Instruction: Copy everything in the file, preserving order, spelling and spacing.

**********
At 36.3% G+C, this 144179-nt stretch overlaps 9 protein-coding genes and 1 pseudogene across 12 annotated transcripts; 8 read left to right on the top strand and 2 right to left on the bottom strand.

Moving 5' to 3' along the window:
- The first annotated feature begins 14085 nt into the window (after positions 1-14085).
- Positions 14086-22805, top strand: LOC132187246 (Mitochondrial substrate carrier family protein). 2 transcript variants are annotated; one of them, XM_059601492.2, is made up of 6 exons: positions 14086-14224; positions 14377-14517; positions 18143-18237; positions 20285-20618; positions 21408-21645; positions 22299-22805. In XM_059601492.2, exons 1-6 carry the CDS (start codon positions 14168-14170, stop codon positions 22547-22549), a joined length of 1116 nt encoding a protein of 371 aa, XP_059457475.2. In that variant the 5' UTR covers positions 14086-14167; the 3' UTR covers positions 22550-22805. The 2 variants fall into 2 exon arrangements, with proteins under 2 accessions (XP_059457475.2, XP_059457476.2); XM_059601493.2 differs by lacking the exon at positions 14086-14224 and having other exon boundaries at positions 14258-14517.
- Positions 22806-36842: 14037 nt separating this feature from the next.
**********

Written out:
At 36.3% G+C, this 144179-nt stretch overlaps 9 protein-coding genes and 1 pseudogene across 12 annotated transcripts; 8 read left to right on the top strand and 2 right to left on the bottom strand.

Moving 5' to 3' along the window:
- The first annotated feature begins 14085 nt into the window (after positions 1-14085).
- Positions 14086-22805, top strand: LOC132187246 (Mitochondrial substrate carrier family protein). 2 transcript variants are annotated; one of them, XM_059601492.2, is made up of 6 exons: positions 14086-14224; positions 14377-14517; positions 18143-18237; positions 20285-20618; positions 21408-21645; positions 22299-22805. In XM_059601492.2, exons 1-6 carry the CDS (start codon positions 14168-14170, stop codon positions 22547-22549), a joined length of 1116 nt encoding a protein of 371 aa, XP_059457475.2. In that variant the 5' UTR covers positions 14086-14167; the 3' UTR covers positions 22550-22805. The 2 variants fall into 2 exon arrangements, with proteins under 2 accessions (XP_059457475.2, XP_059457476.2); XM_059601493.2 differs by lacking the exon at positions 14086-14224 and having other exon boundaries at positions 14258-14517.
- Positions 22806-36842: 14037 nt separating this feature from the next.